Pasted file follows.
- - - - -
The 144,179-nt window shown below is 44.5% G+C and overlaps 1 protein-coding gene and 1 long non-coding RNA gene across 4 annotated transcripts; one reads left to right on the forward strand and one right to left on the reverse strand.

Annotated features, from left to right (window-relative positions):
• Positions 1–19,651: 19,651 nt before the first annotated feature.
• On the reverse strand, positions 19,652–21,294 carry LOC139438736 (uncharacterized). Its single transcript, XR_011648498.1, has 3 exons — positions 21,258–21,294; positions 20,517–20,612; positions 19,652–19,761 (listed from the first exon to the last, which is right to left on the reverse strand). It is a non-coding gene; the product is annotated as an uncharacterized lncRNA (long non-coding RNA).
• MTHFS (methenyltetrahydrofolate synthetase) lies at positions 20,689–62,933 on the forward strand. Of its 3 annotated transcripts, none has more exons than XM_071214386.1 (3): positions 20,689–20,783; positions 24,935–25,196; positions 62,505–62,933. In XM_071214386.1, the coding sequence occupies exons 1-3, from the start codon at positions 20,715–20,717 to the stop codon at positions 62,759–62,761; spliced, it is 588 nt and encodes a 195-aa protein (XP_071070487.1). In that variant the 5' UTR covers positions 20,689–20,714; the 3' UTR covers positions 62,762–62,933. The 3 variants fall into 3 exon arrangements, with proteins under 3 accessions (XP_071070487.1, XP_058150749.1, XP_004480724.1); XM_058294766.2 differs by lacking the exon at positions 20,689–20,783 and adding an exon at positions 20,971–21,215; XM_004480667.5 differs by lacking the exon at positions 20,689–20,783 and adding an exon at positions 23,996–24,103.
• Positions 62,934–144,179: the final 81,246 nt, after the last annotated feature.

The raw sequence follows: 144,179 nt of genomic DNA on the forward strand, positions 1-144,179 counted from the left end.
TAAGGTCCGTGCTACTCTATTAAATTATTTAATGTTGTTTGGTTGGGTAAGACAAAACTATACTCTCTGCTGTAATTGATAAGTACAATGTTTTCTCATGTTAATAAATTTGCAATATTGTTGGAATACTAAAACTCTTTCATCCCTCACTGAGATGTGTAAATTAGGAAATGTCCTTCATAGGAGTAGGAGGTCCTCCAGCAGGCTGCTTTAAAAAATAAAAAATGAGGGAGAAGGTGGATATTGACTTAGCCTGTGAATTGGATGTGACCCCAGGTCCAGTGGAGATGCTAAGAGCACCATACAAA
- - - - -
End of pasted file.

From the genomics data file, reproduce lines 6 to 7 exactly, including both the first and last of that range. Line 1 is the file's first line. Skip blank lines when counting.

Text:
• Positions 62,934–144,179: the final 81,246 nt, after the last annotated feature.

The raw sequence follows: 144,179 nt of genomic DNA on the forward strand, positions 1-144,179 counted from the left end.